In a first-of-its-kind initiative in flood-prone Bihar, the International Water Management Institute (IWMI) is helping flood-affected farmers with Index-Based Flood Insurance (IBFI). It uses an advanced modelling technique with satellite data to enable quick insurance pay-outs to those affected.
“We are trying to help flood-affected farmers in some villages in Muzaffarpur with IBFI — for the first time not only in Bihar but in the country. Never before has satellite data been used for providing insurance to flood-affected farmers” Alok K. Sikka, India representative of the Colombo-based IWMI, said.
Sikka said that more than 200 farming households in villages under Gaighat block had signed up for a pilot IBFI scheme in July. These farmers, mostly marginals, are likely to get the insurance money either by October-end or early November for the damage caused to their crops.
“We are experimenting with IBFI to show that it is a more reliable and credible way to safeguard rural livelihoods,” Sikka added.
A team from IWMI, a non-profit, scientific research organisation focusing on the sustainable use of water and land resources in developing countries, visited the farmers on Friday to collect more information from ground zero after the floods receded — and to assure farmers that they would get their insurance money.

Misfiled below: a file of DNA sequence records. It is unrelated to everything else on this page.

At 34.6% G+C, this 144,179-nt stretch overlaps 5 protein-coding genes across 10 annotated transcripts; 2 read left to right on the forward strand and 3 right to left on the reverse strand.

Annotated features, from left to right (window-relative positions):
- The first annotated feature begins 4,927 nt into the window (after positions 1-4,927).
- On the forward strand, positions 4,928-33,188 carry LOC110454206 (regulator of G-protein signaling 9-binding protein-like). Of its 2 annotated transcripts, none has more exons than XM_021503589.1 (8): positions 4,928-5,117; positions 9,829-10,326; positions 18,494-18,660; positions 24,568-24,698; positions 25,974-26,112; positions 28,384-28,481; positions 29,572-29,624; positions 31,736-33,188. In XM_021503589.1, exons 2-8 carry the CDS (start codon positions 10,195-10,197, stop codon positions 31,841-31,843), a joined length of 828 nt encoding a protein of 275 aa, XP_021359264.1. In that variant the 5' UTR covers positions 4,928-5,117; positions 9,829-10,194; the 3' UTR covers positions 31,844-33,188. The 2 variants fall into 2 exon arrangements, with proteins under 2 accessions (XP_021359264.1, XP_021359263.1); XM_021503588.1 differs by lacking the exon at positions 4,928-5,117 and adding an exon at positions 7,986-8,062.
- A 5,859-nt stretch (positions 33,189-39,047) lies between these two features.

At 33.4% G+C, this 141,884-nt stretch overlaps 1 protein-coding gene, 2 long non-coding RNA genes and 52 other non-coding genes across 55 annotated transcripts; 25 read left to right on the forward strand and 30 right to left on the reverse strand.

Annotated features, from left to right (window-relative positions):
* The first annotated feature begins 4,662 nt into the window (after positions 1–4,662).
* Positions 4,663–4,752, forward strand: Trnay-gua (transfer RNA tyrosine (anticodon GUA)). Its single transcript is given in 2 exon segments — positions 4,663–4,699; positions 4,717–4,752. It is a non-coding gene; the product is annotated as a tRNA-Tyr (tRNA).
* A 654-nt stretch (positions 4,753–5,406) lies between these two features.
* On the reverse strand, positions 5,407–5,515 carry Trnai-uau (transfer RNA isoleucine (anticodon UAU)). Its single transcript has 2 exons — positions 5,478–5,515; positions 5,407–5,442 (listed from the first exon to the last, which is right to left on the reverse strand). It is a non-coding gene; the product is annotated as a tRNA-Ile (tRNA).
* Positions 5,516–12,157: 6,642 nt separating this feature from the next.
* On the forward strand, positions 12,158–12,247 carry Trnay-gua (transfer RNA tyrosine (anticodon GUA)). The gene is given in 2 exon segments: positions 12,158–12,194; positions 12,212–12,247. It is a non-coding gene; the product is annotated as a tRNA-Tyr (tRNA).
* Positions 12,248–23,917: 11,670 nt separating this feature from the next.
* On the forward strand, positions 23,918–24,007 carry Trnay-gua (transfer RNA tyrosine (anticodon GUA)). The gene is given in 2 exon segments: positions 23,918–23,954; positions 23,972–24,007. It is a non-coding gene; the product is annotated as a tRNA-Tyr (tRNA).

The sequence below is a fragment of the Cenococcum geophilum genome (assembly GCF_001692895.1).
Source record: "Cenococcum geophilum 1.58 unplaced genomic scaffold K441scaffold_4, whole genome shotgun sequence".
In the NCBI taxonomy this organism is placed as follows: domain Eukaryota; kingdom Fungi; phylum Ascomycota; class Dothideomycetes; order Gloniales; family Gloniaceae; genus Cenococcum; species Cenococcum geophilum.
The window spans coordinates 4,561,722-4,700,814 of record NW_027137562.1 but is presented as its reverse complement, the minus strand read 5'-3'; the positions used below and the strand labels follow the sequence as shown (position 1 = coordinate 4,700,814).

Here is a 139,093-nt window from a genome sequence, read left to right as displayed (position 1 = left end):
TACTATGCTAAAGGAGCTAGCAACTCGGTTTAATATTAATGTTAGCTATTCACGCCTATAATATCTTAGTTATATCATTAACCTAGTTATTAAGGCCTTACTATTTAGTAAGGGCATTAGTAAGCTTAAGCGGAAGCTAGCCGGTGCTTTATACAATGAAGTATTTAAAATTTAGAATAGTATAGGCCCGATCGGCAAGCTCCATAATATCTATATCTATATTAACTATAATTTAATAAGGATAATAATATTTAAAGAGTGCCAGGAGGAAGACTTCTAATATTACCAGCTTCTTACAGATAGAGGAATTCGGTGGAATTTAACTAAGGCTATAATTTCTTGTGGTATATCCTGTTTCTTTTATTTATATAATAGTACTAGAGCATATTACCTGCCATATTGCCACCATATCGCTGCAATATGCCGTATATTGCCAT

Nathan Russell, Senior Manager, Communication and Knowledge Management at IWMI, said: “We selected Bihar for this pilot project as it is the country’s most flood-prone state that suffers heavy agriculture losses every year. IBFI is going to be a unique model for farmers in flood-affected areas across India.”
Griraj Amarnath, research group leader of water risks and disaster with IWMI, told IANS that farmers were provided index-based flood insurance free of cost this year as it was the first such initiative to build confidence among them. “We have not asked them to pay any premium. IBFI is free of cost. These farmers have insured crops worth around Rs 5 million.”
Amarnath said registered farmers will receive pay-outs from insurance company directly into their bank accounts, circumventing agents and other middlemen.
He said it is expected that index-based insurance will help insurers to rapidly and accurately predict a farmer’s yield loss after a flood, unlike traditional insurance that involves assessment of losses on a case-by-case basis, which is time-consuming and unsustainable.
Sikka said that after this year’s pay-outs, IWMI will evaluate the index-based insurance product to identify issues and challenges for any improvement in coming seasons.
Experts have time and again stated that crop insurance can help farmers deal with the risks and losses associated with disasters like floods or droughts.